Federal Information Technology Acquisition Reform Act (FITARA)
The objective of FITARA policy is to improve the management of IT within an agency.
What is FITARA
The Federal IT Acquisition Reform Act, or FITARA, is U.S. legislation enacted on December 19, 2014 that puts federal agency CIOs in control of IT investments. What does that mean? It means that the CIO (Chief Information Officer) and CTO (Chief Technology Officer) need to give documented approval of an IT purchase to remain compliant with this act.
More broadly, FITARA outlines specific requirements related to:
- CIO authority enhancements
- Enhanced transparency and improved risk management in IT investments
- Portfolio reviews
- Expansion of training and use of IT cadres
- Federal Data Center Consolidation Initiative (FDCCI), more recently known as the Data Center Optimization Initiative (DCOI)
- Maximizing the benefit of the federal strategic sourcing initiative (SSI)
- Government-wide software purchasing program The goal of FITARA is to eliminate duplication and waste in information technology acquisition for the federal government. The goals of the legislation – reduction of duplicative systems, examine software licensing options, making the business case for acquisition, and the consolidation of data centers.
The objective of FITARA is to improve the management of IT within an agency and hence, improve the ability for that agency to deliver its mission and conduct its business.
What requires FITARA review?
Want to know if your software request requires FITARA? That’s easy, almost all of them do! According to the CTO, at GSA we require FITARA approval for every single purchase you make.
For all TTS acquisitions, it is critical to obtain FITARA approval prior to releasing the solicitation and when exercising option years on existing contracts. Note: For Non-OA (Office of Acquisitions) acquisitions, when the acquisition plan and Statement of Work (SOW) have been finalized, please send an email to firstname.lastname@example.org. The TTS Tech Portfolio will conduct their initial review of the acquisition and initiate the FITARA review with the CTO office.
Note: There are some exceptions and blanket approvals, such as Dotgov domains or Professional Services (ex. Gengo Translation Services is an online subscription that bills monthly but is essentially a professional services). But it is up to the CTO to determine on a case-by-case basis if it is necessary and CIO to ultimately agree.
Now, how to get that approval? Enter the software on the CIO’s trello board on FITARA (Resources including guides and templates are provided in the last column of the board). The CTO will reply with their approval to route to the CIO. You will need to enter the information into a PDF template and route it to the CIO via DocuSign. Once they complete the package, you have FITARA approval. Upload the PDF from DocuSign into the agreement folder, contract file, or purchase record.
If you are curious where your software is in terms of review, check out the CIO’s trello board on FITARA.
The Office of Management and Budget (OMB) has drafted guidance to implement FITARA, Management and Oversight of Federal Information Technology M-15-14.
Reference the FITARA Rules Matrix. Note: this matrix does not represent all possible scenarios. When necessary, consult with your oganization’s FITARA representative accordingly for further guidance.
TTS issued policy effective February 28, 2017, implementing the policy and process for GSA Chief Information Officer FITARA review, TTS Policy and Process for GSA Chief Information Officer FITARA Review. Excerpt below:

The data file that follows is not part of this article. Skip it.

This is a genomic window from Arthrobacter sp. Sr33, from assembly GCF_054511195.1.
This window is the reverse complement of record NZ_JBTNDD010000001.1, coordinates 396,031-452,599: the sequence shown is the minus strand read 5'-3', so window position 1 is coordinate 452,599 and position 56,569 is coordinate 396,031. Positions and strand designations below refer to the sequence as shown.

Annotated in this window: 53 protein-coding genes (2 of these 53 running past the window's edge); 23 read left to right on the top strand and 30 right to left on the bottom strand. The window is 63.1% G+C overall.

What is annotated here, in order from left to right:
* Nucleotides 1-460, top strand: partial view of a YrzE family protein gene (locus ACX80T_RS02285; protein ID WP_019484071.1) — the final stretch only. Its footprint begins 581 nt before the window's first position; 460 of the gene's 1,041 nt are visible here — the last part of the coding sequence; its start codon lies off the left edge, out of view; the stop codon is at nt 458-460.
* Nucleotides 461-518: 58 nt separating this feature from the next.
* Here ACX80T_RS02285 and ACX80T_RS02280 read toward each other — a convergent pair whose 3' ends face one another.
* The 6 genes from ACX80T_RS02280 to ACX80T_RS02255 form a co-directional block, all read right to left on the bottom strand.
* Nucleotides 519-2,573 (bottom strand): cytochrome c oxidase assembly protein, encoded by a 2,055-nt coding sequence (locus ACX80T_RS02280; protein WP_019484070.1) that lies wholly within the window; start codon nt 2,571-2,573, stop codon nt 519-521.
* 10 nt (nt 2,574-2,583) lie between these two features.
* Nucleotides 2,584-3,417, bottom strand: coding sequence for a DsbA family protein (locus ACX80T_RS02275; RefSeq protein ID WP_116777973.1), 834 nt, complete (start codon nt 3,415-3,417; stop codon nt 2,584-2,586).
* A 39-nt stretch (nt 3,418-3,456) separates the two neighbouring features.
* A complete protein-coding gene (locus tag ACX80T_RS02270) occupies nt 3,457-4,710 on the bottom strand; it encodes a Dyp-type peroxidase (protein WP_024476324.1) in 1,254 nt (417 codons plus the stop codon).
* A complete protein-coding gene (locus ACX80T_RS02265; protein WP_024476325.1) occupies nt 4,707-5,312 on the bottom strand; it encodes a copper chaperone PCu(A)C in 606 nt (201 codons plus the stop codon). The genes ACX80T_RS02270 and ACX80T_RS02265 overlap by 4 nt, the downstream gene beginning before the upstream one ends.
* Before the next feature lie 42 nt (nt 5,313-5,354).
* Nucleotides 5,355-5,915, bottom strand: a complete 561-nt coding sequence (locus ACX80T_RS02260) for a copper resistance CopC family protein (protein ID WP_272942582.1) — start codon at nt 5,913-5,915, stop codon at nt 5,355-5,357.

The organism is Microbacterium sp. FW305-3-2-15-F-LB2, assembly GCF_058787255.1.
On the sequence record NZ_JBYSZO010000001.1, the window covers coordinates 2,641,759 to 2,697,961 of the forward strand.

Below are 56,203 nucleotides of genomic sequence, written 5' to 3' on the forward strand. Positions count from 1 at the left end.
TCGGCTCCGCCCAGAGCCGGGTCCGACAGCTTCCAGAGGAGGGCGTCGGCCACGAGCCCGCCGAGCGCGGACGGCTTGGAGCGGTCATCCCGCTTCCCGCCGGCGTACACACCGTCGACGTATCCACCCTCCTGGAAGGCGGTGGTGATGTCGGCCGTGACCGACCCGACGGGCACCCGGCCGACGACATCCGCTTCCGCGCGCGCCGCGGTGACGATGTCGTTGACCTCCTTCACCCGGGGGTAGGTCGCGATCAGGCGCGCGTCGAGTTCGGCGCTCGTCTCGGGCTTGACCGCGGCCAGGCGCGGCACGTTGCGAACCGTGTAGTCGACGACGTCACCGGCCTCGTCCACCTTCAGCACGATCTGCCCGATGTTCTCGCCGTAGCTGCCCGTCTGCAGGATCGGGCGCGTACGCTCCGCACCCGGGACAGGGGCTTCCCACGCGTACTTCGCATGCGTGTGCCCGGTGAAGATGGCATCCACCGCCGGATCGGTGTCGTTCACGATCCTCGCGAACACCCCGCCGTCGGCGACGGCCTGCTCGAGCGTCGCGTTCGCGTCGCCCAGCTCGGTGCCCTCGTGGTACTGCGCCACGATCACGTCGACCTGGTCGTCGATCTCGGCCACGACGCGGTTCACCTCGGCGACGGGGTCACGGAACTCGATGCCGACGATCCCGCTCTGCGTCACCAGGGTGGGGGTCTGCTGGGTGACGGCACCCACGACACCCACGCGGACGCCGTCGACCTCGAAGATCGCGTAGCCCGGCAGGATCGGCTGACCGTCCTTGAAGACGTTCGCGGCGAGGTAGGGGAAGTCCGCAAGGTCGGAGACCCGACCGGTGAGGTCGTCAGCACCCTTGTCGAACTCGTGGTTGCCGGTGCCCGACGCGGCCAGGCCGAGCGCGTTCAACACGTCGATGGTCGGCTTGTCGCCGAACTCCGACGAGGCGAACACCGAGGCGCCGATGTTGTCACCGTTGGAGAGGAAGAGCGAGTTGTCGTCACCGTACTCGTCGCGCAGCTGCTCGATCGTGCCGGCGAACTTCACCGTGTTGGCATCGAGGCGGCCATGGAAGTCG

RE: TTS Policy and Process for GSA Chief Information Officer FITARA Review
1.0 Purpose To establish a clear internal TTS policy and process to obtain required GSA Chief Information Officer (CIO) FITARA review of TTS contracts and agreements. Additionally, this policy fulfills the GSA Inspector General’s recommendation that TTS ensure compliance with the Federal Information Technology Reform Act (FITARA) and the terms of the June 2, 2015, Memorandum of Agreement that requires CIO review and approval of all contracts or other agreements entered into by 18F to acquire information technology (IT) or IT services. This policy applies to all internal TTS contracts or agreements, as well as external TTS contracts or agreements that leverage GSA IT’s platforms, security or infrastructure.
2.0 Policy and Process a. Internal contracts or agreements. TTS will submit for review to the GSA IT Chief of Staff and to the GSA TTS Liaison (currently the GSA Chief Technology Officer) all contracts or agreements entered into by TTS to acquire IT or IT services for internal purposes. The GSA IT Chief of Staff and GSA TTS Liaison will review the contract or agreement. Upon resolution, TTS will route the document for review and approval by the GSA CIO. By way of example, this includes all contracts or agreements where TTS is providing IT products or services to TTS or another part of GSA.
b. External contracts or agreements. When TTS is providing IT products or services to another agency, TTS will submit for review to the GSA IT Chief of Staff and to the GSA TTS Liaison (currently the GSA Chief Technology Officer) all contracts or agreements entered into by TTS to acquire IT or IT services if GSA owns the Authority to Operate (ATO) or a GSA-owned platform /infrastructure is being used. The GSA IT Chief of Staff and GSA TTS Liaison will review the contract or agreement, and provide comments to TTS on whether the proposed solution fits within the GSA IT standards and security model. Upon resolution, TTS will route the document for review and approval by the GSA CIO.
If the external contract or agreement does not involve a GSA-owned platform and/or GSA does not own the ATO, no approval from GSA IT is required.
3.0 Applicability This policy applies to all TTS Offices unless otherwise amended or revoked.